The greatest strength of Disney+ is also its greatest weakness - it’s seen as a platform for kids and families. That’s great if you fall in that category, but if you don’t, you may not see a need to subscribe.
According to Nielsen, viewing of Disney+ in the U.S. jumped 20% in November, compared to October. That’s the month Disney+ released Peter Jackson’s epic documentary about the Beatles, “Get Back.” On the surface, it’s an odd fit for Disney+, a service that leans into Pixar, princesses, Marvel, and Star Wars. But it’s a crucial step in the right direction, broadening the appeal of the service beyond those fandoms.
Disney’s experimentation with more adult content began with its release of “Hamilton” in July 2020. An estimated 37% of Disney+ viewers watched the hip-hop musical phenomenon. Its addition drove massive subscriptions, according to this chart from Antenna Analytics:
The problem is that “Hamilton” subscribers were more likely to leave the service after they watched, compared to people who subscribed for other high-profile content. Nearly 4 in 10 people who subscribed for “Hamilton” left Disney+ within two months.
It makes sense. “Hamilton” is a total outlier in the Disney+ catalog. If you signed up to watch it, there’s almost nothing else that matches the style or sensibility. More than a year later, the Beatles documentary also falls into that category - skewing much older than the typical Disney+ subscriber. Can the service keep those new viewers or will they simply churn away?
Mindful of this challenge, Disney is making the unusual call to add the action-comedy “Free Guy” to its platform in February. As a 20th Century Fox release, the movie would generally make its way to Hulu with the other non-Disney stepchildren. It’s more violent than a lot of Disney+ content, although it is on the cartoonish side. According to a review website for parents, the film contains:
About 2 F-words and its derivatives, 1 not fully enunciated derivative by a young girl, 3 obscene hand gestures, 5 sexual references, 16 scatological terms (one in German without translation), 10 anatomical terms, 19 mild obscenities, name-calling, exclamations, 4 religious profanities, 21 religious exclamations (e.g. Holy, Good Lord, God, Oh God, Holy [scatological term deleted], There is no God, Holy [mild obscenity deleted], Oh my God, Jesus washed my tongue).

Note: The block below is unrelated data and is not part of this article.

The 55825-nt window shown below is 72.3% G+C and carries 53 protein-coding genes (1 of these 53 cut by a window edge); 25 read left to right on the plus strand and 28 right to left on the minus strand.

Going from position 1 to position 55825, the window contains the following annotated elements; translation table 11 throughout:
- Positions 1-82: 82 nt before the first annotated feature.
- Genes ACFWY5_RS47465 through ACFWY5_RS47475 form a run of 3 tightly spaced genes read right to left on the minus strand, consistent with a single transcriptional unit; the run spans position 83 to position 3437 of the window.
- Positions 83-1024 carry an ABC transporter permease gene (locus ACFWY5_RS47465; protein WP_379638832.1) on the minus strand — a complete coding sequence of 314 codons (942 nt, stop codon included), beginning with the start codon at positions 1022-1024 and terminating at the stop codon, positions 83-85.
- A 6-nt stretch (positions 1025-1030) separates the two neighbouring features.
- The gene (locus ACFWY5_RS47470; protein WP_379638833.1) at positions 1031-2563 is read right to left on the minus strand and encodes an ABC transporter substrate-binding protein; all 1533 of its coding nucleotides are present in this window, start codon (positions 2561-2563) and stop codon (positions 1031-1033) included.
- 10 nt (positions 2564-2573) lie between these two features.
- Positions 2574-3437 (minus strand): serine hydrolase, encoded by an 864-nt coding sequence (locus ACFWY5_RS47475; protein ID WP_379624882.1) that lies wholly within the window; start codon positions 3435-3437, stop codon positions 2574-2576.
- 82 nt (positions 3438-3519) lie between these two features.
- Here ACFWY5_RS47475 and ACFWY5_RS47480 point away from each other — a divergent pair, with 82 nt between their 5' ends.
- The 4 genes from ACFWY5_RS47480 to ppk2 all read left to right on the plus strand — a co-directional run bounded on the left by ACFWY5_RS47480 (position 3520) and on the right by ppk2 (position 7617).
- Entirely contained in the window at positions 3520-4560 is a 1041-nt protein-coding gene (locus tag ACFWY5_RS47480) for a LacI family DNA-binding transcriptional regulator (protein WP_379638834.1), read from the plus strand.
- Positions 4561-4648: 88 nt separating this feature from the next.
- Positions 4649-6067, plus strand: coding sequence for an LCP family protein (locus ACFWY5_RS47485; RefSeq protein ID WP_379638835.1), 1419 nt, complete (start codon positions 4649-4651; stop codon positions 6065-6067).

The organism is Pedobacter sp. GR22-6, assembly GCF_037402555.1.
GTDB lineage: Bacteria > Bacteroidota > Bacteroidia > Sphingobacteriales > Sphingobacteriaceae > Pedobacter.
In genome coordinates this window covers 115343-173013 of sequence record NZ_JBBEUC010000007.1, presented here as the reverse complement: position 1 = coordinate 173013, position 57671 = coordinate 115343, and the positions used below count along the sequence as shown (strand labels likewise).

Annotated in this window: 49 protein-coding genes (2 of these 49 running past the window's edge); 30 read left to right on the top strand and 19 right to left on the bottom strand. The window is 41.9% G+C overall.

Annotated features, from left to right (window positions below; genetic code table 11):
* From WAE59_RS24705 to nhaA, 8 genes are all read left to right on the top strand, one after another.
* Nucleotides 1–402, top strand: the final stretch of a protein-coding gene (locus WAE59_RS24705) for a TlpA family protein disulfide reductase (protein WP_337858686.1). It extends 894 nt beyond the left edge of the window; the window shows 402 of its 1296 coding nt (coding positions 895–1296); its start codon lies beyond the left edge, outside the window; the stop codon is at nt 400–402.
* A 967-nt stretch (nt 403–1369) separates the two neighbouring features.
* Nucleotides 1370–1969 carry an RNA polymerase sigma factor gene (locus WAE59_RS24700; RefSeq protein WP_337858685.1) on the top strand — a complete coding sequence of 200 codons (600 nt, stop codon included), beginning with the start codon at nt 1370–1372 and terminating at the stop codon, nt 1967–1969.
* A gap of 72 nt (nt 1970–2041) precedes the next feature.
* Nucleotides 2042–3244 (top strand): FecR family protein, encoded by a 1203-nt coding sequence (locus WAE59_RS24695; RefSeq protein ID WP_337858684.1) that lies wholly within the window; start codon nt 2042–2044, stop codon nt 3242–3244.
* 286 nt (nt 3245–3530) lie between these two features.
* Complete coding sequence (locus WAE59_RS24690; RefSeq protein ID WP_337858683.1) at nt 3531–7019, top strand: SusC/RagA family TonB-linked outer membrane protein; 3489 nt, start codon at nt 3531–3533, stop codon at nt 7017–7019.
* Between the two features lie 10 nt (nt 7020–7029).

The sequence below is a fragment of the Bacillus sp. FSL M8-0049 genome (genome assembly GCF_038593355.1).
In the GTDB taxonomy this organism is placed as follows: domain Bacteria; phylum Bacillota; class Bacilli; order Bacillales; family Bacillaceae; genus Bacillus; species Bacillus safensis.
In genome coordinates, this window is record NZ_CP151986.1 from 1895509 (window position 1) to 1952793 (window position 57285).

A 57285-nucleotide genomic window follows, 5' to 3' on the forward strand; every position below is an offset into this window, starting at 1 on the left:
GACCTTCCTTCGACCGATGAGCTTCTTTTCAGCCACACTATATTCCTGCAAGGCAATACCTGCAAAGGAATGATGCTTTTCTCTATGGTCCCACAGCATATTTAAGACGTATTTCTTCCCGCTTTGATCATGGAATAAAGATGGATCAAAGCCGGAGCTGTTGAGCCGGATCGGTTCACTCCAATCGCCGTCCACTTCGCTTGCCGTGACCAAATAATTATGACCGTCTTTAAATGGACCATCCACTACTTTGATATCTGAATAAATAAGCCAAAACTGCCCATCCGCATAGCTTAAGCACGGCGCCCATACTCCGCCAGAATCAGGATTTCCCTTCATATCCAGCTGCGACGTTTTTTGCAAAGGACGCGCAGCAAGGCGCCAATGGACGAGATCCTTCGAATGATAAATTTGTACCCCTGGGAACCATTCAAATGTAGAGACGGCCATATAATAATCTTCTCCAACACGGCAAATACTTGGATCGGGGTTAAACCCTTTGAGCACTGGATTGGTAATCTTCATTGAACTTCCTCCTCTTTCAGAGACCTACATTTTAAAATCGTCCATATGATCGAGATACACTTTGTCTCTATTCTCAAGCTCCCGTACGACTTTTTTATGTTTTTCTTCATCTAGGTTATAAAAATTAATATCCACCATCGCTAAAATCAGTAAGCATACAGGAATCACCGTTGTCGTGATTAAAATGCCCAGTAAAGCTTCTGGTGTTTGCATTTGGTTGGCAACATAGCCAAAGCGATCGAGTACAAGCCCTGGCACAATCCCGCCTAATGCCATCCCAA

It’s unlikely much of that language would have remained had the film been a strictly Disney production.
Former Disney CEO Bob Iger said in a recent interview, “I think Disney+ needs more volume. And there probably needs to be more dimensionality, meaning, basically, more programming or more content for more people, different demographics. But, [CEO Bob Chapek] is aware of that and is addressing those issues.”
In most countries, the Disney+ service has a subsection called Star that contains all the more grown-up movies and shows. In the U.S., Disney is trying to keep Hulu alive, at least until it can break free of its co-ownership agreement with Comcast in 2024. That puts Disney in the difficult position of choosing where content will live. For a title like “Free Guy,” it could go either way. And, in fact, a weird contractual agreement means it will also be available on HBO Max.
Investors have their knives sharpened for any streaming service that doesn’t continue delivering blockbuster growth and Disney shares have taken a hit as subs have cooled. The path to regaining momentum lies in expanding the Disney+ reach without abandoning Hulu. To do that, Disney needs to convince adults the service offers something for them. “Hamilton,” “Get Back” and “Free Guy” are steps in the right direction, but we’ll see how edgy they’re willing to get without alienating their core audience.
The three-part documentary series, compiled from over 60 hours of unseen footage, captures the warmth, camaraderie, and creative genius that defined the legacy of music’s most iconic foursome. The series also includes – for the first time in its entirety – The Beatles’ final performance at London’s Savile Row.